Contact: Roland Watson, roland@dictatorwatch.org


On December 28th, a humanitarian team from the Karen Action Group finished a tour of three refugee camps on the Thai/Burma border south of Mae Sot. They were hoping to spread a little Christmas cheer. The party consisted of some thirty-five people, from England, Australia and Thailand, including fourteen children. The children brought toys, purchased with money they themselves had raised, to give to the children in the camps. The goal was a child-to-child exchange, and cultural interaction, to foster goodwill and peace towards all.

Following their stay at the last refugee camp, No Po, near the town of Umphang, the Christmas cheer came to an end. As they were leaving the camp the party was stopped by the Thai military and then detained. They were forced to drive one and a half hours to an army base and then held for an additional three and a half hours. During this time they were not given food or water – the children were very hungry – and they were restricted from going to the toilet. The Thai soldiers kept them under armed guard, even pointed their guns at the children – the youngest was two years old – and treated them like criminals.

The party was detained by soldiers under the command of Capt. Pahphom, acting on direct orders from Colonel Chirasak of Mae Sot HQ. The Thai army was responding to a complaint from the Burmese dictators.

This is the extent to which the Thai government has yielded Thai sovereignty to Burma. Apparently, children with Christmas presents constitute a security threat to the generals in Rangoon.

The party was finally released after the adults explained that the Karen are not enemies of Thailand (many Karen are Thai), and that they actually assist the nation in many ways including to preserve forests and to stem the flow of narcotics.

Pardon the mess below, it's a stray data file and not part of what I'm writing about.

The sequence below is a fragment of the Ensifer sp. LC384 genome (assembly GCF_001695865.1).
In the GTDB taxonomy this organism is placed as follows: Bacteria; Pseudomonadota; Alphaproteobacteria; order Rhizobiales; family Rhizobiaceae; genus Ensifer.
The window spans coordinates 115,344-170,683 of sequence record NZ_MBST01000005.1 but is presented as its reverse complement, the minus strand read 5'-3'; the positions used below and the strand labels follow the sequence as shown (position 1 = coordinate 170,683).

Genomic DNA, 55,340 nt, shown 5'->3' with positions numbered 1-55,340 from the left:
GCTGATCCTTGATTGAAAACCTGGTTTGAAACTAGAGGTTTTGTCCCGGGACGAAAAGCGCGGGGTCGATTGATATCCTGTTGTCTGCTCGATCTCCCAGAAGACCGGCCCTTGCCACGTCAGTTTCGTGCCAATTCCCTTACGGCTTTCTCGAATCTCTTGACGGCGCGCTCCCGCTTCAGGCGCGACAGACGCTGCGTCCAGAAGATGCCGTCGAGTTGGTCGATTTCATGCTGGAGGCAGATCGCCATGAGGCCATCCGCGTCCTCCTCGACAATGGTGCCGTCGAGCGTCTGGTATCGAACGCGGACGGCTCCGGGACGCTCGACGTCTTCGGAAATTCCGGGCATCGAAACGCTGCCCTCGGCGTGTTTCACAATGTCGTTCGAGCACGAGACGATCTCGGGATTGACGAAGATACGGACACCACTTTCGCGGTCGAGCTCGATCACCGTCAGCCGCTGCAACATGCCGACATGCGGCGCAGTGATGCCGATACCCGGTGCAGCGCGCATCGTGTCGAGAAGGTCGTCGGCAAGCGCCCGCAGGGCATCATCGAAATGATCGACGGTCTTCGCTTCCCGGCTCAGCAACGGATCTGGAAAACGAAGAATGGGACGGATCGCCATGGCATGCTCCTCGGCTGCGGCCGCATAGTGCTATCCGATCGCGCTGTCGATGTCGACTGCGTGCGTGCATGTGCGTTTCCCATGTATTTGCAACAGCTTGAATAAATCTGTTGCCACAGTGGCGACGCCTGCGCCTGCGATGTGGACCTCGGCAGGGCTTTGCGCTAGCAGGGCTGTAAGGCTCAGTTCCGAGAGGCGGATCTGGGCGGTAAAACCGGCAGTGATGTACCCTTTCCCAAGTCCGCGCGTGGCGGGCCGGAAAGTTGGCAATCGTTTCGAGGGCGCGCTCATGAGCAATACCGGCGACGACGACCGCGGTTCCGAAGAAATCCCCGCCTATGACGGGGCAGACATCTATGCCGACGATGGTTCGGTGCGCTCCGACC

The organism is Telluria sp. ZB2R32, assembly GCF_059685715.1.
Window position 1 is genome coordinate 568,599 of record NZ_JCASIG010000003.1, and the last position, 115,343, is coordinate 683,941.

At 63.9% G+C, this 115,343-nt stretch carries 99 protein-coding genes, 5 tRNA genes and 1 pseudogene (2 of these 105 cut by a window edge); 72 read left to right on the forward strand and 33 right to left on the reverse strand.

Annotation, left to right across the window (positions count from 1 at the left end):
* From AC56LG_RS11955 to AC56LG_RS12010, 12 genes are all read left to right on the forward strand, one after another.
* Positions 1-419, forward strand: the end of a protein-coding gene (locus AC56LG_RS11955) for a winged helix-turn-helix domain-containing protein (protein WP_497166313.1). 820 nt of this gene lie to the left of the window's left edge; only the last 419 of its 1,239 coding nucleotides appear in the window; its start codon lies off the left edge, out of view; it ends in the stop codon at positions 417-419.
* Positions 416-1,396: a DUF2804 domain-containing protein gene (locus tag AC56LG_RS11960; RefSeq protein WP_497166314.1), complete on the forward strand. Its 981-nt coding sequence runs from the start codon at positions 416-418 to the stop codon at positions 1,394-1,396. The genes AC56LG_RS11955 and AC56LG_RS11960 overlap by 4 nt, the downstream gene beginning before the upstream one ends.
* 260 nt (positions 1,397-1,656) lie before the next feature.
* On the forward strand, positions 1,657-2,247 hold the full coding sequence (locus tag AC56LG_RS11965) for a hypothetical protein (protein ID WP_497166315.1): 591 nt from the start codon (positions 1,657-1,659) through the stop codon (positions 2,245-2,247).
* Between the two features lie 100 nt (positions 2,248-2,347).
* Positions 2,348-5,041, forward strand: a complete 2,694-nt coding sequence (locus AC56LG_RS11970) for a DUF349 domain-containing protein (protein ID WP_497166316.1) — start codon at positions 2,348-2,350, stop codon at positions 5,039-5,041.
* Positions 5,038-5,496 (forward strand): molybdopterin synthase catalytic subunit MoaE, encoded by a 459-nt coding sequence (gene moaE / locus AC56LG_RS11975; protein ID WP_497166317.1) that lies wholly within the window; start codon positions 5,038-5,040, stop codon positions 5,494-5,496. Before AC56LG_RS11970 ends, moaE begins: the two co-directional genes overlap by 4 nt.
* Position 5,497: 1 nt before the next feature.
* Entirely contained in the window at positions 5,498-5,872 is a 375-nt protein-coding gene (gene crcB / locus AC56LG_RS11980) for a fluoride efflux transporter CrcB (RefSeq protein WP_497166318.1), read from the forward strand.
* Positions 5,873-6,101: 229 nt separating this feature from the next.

This incident is the latest example of Prime Minister Thaksin’s policy to appease Rangoon in exchange for economic gain. The border crackdown against humanitarian groups thus far has included detainments and deportations in Sangkhlaburi, Mae Sot and Mae Hong Song. One wonders – fears – what will happen next.

The incident also highlights the suffering of the refugees, although this label does not properly describe their situation. They cannot leave their camps, or receive visitors other than from a very few government-approved organizations. Even prison inmates in Thailand can receive visitors. Their condition more accurately comprises that of a concentration camp.

These camps are not remote. Simply fly to Thailand, as many tourists do, and then instead of heading south for the islands travel west and north to the border. There you will find a string of camps, one after another, for hundreds of kilometers, with a total inmate population now approaching 150,000. These camps should be completely open, so the entire world can see the suffering they contain, and so any providers of assistance, including tourists, may help. They should not be guarded by soldiers and hidden from sight, so the world is ignorant of the refugees’ plight, so business between Bangkok and Rangoon may proceed without distraction.

This is the only photo the party was able to take of their detainment. It shows two of their vehicles with soldiers in the back, following an army truck. This photo was taken in great haste, from another truck that also had a Thai soldier as a guard, when he was not looking. They were too frightened to try to take any other photos.